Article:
'Secret of man's success lies in his perfect teeth'

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The Independent Online

A dual-purpose back tooth was so important for the success of warm-blooded mammals that it was invented at least twice during their early evolution, scientists have found.

A dual-purpose back tooth was so important for the success of warm-blooded mammals that it was invented at least twice during their early evolution, scientists have found.

A molar that was capable of cutting and grinding food in one easy chewing action allowed the small shrew-like ancestors of man to exploit the demise of the dinosaurs and become one of the most diverse groups of animals on the planet.

The "tribosphenic" tooth has a highly distinctive triangular shape that is perfectly formed to break up hard, edible material, allowing the early mammals to fuel their body's large appetite for energy-rich food. The upper and lower molar teeth contain small cutting facets that interlock precisely in a scissor-like motion when the animals chew, making mastication more efficient than the primitive chomping action of the dinosaurs.

Richard Cifelli of the Oklahoma Museum of Natural History examined more than 20 fossilised mammals dating from 200 million and 64 million years back and found that the tribosphenic molar tooth arose independently in two groups of mammals living separately on two ancient continents.

The scientists found the distinctive tooth in the fossilised ancestors of placental mammals, which now live predominately in the northern hemisphere, and those of the marsupials, whose descendants now live in South America, Madagascar and Australia.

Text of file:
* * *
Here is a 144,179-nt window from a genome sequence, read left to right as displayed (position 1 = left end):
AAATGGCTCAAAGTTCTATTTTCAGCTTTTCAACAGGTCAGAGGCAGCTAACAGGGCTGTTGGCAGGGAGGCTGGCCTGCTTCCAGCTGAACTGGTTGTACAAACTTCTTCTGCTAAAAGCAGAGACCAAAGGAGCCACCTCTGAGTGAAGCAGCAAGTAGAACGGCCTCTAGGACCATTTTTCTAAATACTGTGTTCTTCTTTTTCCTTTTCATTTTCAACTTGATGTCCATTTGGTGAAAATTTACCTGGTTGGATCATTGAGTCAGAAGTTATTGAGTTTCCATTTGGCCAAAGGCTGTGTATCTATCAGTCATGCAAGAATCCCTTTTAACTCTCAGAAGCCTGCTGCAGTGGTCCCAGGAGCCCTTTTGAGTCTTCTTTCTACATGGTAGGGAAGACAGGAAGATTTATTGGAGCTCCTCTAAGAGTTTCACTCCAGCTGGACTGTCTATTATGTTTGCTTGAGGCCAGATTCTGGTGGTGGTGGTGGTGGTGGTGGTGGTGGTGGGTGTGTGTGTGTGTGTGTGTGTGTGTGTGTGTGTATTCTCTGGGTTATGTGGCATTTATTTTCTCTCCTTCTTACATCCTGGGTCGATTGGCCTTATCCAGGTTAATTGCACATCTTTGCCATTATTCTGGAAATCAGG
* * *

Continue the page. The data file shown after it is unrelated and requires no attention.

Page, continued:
They suggest in a study published in Nature that the innovative tooth arose twice, once on the ancient northern continent of Laurasia, and again in the south on the land mass known as Gondwana.

Anne Weil, a biologist at Duke University in Durham, North Carolina, said that the discovery underlines the crucial importance of developing an efficient tooth for a warm-blooded animal with high metabolic needs. "Living shrews, which face the same constraints, have prodigious appetites. So survival probably depended on efficient food processing, and the tribosphenic dentition provides just that," Dr Weil said.

"As a tribosphenic mammal bites down, a large cusp on the upper molar settles, mortar-like, into a pestle-like basin on the lower molar," she said. "This combination of shearing and grinding has long been considered the innovation that was possibly the most significant in the spread and diversification of mammals."

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